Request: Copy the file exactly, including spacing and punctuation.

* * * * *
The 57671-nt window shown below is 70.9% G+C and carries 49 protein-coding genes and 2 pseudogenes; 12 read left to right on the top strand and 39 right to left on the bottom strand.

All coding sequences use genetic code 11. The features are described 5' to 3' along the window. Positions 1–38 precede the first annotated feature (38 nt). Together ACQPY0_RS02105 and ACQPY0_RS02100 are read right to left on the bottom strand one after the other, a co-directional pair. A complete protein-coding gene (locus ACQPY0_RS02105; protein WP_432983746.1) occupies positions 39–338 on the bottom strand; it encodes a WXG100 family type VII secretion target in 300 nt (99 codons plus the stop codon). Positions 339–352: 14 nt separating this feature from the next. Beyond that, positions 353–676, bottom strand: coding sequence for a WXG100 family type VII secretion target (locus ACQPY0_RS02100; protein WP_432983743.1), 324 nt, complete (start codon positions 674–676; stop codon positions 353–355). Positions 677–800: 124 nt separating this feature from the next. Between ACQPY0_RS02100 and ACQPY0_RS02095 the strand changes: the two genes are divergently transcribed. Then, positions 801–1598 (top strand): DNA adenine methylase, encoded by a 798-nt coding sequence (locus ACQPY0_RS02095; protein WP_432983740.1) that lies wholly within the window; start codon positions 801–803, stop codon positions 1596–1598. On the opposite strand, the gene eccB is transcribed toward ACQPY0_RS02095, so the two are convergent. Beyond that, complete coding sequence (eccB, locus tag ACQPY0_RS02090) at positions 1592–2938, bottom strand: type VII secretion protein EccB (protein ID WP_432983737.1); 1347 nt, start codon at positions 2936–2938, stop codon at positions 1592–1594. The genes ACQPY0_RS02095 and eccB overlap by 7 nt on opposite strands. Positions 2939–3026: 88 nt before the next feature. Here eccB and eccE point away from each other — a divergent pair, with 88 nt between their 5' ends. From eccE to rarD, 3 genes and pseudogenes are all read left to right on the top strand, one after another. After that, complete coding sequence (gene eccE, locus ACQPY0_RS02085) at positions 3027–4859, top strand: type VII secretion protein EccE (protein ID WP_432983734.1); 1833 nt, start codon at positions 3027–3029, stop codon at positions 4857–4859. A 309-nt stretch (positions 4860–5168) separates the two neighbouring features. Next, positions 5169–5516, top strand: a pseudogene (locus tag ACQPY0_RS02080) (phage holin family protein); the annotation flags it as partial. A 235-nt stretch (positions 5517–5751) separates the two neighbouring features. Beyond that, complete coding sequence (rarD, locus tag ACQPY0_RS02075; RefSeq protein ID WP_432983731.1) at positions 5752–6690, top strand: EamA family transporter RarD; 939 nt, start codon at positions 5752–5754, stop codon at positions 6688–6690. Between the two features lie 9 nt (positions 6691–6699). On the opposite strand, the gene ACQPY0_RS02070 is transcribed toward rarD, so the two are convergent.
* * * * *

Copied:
The 57671-nt window shown below is 70.9% G+C and carries 49 protein-coding genes and 2 pseudogenes; 12 read left to right on the top strand and 39 right to left on the bottom strand.

All coding sequences use genetic code 11. The features are described 5' to 3' along the window. Positions 1–38 precede the first annotated feature (38 nt). Together ACQPY0_RS02105 and ACQPY0_RS02100 are read right to left on the bottom strand one after the other, a co-directional pair. A complete protein-coding gene (locus ACQPY0_RS02105; protein WP_432983746.1) occupies positions 39–338 on the bottom strand; it encodes a WXG100 family type VII secretion target in 300 nt (99 codons plus the stop codon). Positions 339–352: 14 nt separating this feature from the next. Beyond that, positions 353–676, bottom strand: coding sequence for a WXG100 family type VII secretion target (locus ACQPY0_RS02100; protein WP_432983743.1), 324 nt, complete (start codon positions 674–676; stop codon positions 353–355). Positions 677–800: 124 nt separating this feature from the next. Between ACQPY0_RS02100 and ACQPY0_RS02095 the strand changes: the two genes are divergently transcribed. Then, positions 801–1598 (top strand): DNA adenine methylase, encoded by a 798-nt coding sequence (locus ACQPY0_RS02095; protein WP_432983740.1) that lies wholly within the window; start codon positions 801–803, stop codon positions 1596–1598. On the opposite strand, the gene eccB is transcribed toward ACQPY0_RS02095, so the two are convergent. Beyond that, complete coding sequence (eccB, locus tag ACQPY0_RS02090) at positions 1592–2938, bottom strand: type VII secretion protein EccB (protein ID WP_432983737.1); 1347 nt, start codon at positions 2936–2938, stop codon at positions 1592–1594. The genes ACQPY0_RS02095 and eccB overlap by 7 nt on opposite strands. Positions 2939–3026: 88 nt before the next feature. Here eccB and eccE point away from each other — a divergent pair, with 88 nt between their 5' ends. From eccE to rarD, 3 genes and pseudogenes are all read left to right on the top strand, one after another. After that, complete coding sequence (gene eccE, locus ACQPY0_RS02085) at positions 3027–4859, top strand: type VII secretion protein EccE (protein ID WP_432983734.1); 1833 nt, start codon at positions 3027–3029, stop codon at positions 4857–4859. A 309-nt stretch (positions 4860–5168) separates the two neighbouring features. Next, positions 5169–5516, top strand: a pseudogene (locus tag ACQPY0_RS02080) (phage holin family protein); the annotation flags it as partial. A 235-nt stretch (positions 5517–5751) separates the two neighbouring features. Beyond that, complete coding sequence (rarD, locus tag ACQPY0_RS02075; RefSeq protein ID WP_432983731.1) at positions 5752–6690, top strand: EamA family transporter RarD; 939 nt, start codon at positions 5752–5754, stop codon at positions 6688–6690. Between the two features lie 9 nt (positions 6691–6699). On the opposite strand, the gene ACQPY0_RS02070 is transcribed toward rarD, so the two are convergent.